Cpl. William Beckman, right, perhaps with his squad after a football scrimmage.

July 2, 1944: an American soldier slowly walks the steep incline to board a ship for an extended voyage overseas. All around him the city of New York is alive with the hustle and bustle of everyday life.

Kids run around the boardwalk chasing each other while the balloons wrapped around their wrists bobble and struggle to catch up. Young couples walk hand in hand as if they are the only two people on earth, unaware of large ships preparing to leave port.

In the distance, faint screams can be heard as the clicking chains of an old wooden roller coaster release their passengers down a rickety hill of twists and turns. The sun is shining, and the smells of hot dogs, sea salt and sweat blend to form a strange yet familiar fragrance.corporal-beckman

Cpl. William Beckman, the author’s grandfather.

Just a year ago, William Beckman was 17, attending a Cincinnati Reds game with his father. Hot dog vendors, salt on the soft pretzels and sweat from a hot July summer in Ohio mirrored the aromas that were dancing all around him as if someone captured the moment in a bottle, removing the cork right under his nose.

As William looked up at the massive ship, his eyes caught a glimpse of her name, the RMS Scythia. It reminded him of the first time he saw the Carew Tower. Each tilt of his head continued to inch its way to the top of the immense steel structure until finally a full image came into view. The Scythia would be his home for the next 12 days as he and 4,000 soldiers sailed across the German U-boat-infested Atlantic Ocean to join other units already stationed on the beaches of Normandy. Just a month prior, D-Day propelled the United States and its allies into a fierce battle for the Western Front.

As William took his place on the deck of the Scythia, young, attractive nurses passed out chocolate candy bars for the long voyage. Placing the chocolate into his uniform pocket, he looked across the bay at the convoy of 40 ships preparing to leave port to provide support to troops already stationed in Europe. It was a hot summer day, but a slight breeze rippled across the sea of American flags hanging from the ships’ sterns as if to wave goodbye to their homeland. For many of these soldiers, this voyage was a one-way trip. Never again would they see their families or witness a baseball game, taste a crisp cold beer on a hot summer day or smell a hot dog roasting on a charcoal grill. For some it was a farewell; for others it was a funeral procession.

Like a massive beast quickly awakened from its winter’s sleep, the boilers of the Scythia fired up and released a thunderous roar across a lazy Sunday New York bay. Soon after, the other ships in the convoy ignited their engines and all at once bellowed out a battle cry across the Atlantic Ocean.wwii-service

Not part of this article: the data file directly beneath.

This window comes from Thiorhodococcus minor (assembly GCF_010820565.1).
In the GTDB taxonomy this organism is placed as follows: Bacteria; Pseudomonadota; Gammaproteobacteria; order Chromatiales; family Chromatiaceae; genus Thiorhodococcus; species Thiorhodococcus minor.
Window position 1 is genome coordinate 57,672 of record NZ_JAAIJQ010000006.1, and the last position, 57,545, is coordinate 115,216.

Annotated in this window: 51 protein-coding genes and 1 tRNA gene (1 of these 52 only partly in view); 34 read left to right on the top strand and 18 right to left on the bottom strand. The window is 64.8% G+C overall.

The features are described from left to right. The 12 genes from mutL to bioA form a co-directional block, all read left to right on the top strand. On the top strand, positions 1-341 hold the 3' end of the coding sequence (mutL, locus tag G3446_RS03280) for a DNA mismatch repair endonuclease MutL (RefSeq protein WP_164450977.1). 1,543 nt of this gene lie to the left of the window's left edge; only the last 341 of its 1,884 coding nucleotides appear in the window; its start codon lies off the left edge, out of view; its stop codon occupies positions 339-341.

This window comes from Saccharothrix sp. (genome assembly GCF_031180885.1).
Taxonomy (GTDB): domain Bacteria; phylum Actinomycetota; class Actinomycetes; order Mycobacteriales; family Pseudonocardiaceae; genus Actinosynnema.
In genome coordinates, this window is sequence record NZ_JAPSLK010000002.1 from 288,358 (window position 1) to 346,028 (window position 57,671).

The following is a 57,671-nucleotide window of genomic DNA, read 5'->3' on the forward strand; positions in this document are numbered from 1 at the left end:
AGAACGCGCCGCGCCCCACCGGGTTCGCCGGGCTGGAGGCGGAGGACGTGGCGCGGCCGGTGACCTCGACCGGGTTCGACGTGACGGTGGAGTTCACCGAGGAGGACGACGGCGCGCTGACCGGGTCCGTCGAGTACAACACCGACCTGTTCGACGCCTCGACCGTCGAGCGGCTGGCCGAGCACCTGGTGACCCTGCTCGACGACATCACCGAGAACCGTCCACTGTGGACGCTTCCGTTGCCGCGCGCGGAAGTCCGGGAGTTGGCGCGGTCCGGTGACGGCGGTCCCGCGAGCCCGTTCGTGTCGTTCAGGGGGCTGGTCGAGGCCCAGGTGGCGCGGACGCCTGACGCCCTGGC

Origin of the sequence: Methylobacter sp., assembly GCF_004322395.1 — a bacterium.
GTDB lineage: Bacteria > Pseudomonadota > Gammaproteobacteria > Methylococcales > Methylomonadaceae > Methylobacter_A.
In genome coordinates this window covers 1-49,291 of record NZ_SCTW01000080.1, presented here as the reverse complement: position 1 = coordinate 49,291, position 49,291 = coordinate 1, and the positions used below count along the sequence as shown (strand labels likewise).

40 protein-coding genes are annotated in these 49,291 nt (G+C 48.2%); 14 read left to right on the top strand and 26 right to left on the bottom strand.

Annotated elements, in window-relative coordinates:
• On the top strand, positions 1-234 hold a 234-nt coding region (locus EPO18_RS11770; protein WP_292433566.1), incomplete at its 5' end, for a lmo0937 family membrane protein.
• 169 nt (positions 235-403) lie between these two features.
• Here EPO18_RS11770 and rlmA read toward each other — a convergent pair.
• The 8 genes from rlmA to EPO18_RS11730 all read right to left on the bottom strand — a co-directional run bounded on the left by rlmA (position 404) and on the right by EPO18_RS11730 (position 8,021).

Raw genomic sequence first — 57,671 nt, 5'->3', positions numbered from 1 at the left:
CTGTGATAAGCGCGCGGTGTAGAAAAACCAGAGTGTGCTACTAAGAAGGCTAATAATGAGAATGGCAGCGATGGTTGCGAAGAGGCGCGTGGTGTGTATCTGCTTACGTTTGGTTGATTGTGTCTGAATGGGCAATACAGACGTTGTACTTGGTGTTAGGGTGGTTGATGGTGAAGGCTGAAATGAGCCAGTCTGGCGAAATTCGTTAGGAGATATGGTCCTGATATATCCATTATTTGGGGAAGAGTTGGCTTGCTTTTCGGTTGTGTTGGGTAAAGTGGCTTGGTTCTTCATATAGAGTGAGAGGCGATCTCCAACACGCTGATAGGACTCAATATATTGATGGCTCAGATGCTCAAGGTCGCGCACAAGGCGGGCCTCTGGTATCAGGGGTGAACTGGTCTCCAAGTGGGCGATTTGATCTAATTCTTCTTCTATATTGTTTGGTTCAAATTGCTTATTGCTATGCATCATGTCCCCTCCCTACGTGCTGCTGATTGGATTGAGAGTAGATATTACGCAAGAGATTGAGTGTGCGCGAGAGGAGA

Cpl. Beckman, left, and two other soldiers during their WWII service.

Feeling a great sense of pride for his country, William placed his hand on his heart. In addition to a melted chocolate bar, he could feel his beating heart pounding heavily like a bass drum in a marching band. There was so much uncertainty that lay ahead in those choppy, unpredictable waters. German U-boats roamed the uncharted territory, like sharks waiting in the deep, dark silence to pick off their unsuspecting prey. Ships sailed in convoys for protection. If one ship fell behind, the rest of the convoy continued to its destination, leaving the lone vessel bobbing alone, vulnerable to the enemy. William felt a sense of hope and reassurance when he saw that the Scythia was leading the pack.

July 8 was very much like the previous five days at sea. There was little to do, and each day came and went the same as the last. Someone had managed to smuggle on a football. That helped pass the time until a hail-Mary attempt ended horribly after the ball was intercepted by the rough seas. William hoped his fate would be different than that old football kicking and fighting to stay afloat. As the crew began to prepare for another night on the ship, the Scythia moaned and groaned as if she, too, were tired and ready for the journey to be over.

Word began to spread like a match to a newspaper that the massive boilers powering the Scythia had stopped. With no power and nightfall approaching, the Scythia and its 4,000 passengers floated helplessly in a dark and desolate sea. One by one the other ships in the convoy approached and passed the distressed vessel. Their lights shined bright then faded into the dense night like a sparkler on the Fourth of July, quickly extinguished in a bucket of water.

As the last boat and lifeline passed, a thunderous roar could be heard coming from the Scythia. Her massive boilers had awakened, igniting a spark of hope throughout the ship. William and his crewmates had survived this ordeal, but their fate lurked ahead behind the hedgerows, dense forests and machine guns of German-occupied lands.

This is the third in a series of remembrances by Chris Beckman, a Cincinnati commercial lines underwriting manager, of his family members’ service in World War II. His grandfather, William Beckman, served in the United States Army, Technician Fifth Grade, Corporal (1943-1946). William Beckman’s cousin, Joe Beckman, served in the United States Army Air Corps (1941-1945).

You can read their stories here: